Venn diagrams reveal the logical relationships between a finite collection of different sets. Unlike concentric circles which all share a common center and thus fail to show their interconnectedness, Venn diagrams unravel both the connected relationships as well as the disjointed and isolated parts. Thus, while all of X may also share in Y, some of Y may not connect with X or with Z, etc.
It is emblematic of our personal lives — where some part of us may be shared at work, but not all; and the personal side which is “not known” at work may be a private side of us that no one ever knows, and need not know. Medical conditions are often those sets of conditions which represent a part of Y (personal side) but which are left isolated and private, outside of the reach of knowledge, yet nevertheless a part of X (work side) precisely because we bring to work our medical conditions (because we have no choice about the matter), even though we try and hide them.
For Federal employees and U.S. Postal workers who suffer from a medical condition such that the medical condition has begun to increasingly impact one’s ability and capacity to perform all of the essential elements of one’s Federal or Postal job, the Venn Diagram of Life is a familiar concept — trying to leave the impact outside of the circle of work becomes increasingly difficult, and the “work-circle” more and more notices the infringing nature of the medical condition itself through greater use and exhaustion of Sick Leave, LWOP and reduced performance efficacy.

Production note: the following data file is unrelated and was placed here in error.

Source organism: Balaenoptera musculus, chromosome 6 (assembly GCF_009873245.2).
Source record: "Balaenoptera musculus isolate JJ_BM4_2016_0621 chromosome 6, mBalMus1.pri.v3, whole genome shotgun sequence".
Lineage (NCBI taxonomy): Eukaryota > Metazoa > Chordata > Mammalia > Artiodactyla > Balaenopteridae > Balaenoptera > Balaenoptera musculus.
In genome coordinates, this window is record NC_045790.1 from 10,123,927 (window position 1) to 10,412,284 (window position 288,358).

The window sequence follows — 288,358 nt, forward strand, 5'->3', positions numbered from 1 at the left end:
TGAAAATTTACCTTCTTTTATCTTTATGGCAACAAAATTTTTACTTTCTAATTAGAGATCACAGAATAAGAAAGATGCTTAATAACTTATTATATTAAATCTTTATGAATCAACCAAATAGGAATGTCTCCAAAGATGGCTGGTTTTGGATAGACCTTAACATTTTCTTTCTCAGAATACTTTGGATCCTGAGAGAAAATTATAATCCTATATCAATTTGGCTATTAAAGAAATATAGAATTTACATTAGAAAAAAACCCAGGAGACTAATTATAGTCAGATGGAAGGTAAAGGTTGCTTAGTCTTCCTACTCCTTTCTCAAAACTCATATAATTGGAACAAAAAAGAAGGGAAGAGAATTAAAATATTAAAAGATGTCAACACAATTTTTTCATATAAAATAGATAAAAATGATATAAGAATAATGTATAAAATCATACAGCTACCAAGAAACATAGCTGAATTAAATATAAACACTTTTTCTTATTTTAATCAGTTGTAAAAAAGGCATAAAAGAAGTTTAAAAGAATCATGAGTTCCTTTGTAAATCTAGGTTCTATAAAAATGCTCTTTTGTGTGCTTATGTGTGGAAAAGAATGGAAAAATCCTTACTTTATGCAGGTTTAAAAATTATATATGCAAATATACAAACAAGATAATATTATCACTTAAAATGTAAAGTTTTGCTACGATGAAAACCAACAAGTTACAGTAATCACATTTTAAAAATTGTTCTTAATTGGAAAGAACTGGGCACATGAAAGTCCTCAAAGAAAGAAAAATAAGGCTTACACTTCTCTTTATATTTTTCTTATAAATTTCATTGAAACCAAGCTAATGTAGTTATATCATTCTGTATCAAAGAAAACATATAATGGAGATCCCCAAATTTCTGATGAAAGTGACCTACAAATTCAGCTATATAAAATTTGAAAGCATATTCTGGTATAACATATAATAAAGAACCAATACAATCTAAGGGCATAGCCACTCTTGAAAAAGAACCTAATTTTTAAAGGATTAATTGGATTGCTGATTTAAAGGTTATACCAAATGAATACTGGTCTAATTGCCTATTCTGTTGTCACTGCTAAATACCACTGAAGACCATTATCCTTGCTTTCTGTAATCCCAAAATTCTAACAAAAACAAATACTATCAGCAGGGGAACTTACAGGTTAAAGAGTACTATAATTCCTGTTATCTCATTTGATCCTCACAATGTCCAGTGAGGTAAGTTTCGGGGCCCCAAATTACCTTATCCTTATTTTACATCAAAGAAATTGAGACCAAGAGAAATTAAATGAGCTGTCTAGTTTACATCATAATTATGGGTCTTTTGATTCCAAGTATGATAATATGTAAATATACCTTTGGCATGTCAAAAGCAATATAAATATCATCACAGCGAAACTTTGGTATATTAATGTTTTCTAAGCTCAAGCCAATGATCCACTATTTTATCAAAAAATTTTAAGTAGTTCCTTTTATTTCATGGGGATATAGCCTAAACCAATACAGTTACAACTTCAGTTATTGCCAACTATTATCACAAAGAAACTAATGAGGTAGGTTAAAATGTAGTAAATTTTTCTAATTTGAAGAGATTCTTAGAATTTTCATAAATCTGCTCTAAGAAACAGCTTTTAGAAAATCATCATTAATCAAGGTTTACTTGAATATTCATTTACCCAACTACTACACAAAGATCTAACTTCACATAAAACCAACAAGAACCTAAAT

The key, then, is to recognize the logical and real relationship between one’s medical conditions and their impact upon one’s ability and capacity to perform the essential elements of one’s job. Once that relationship has been realized, then you can make the proper decision as to whether it is time to file for Federal Disability Retirement benefits through the U.S. Office of Personnel Management.
As part of that Venn Diagram of Life, you may want to look at the diagram of concentric circles, as well — where the common center of a successful disability retirement application is often in consulting with an attorney who specializes in Federal Disability Retirement Law.
Robert R.McGill, Esquire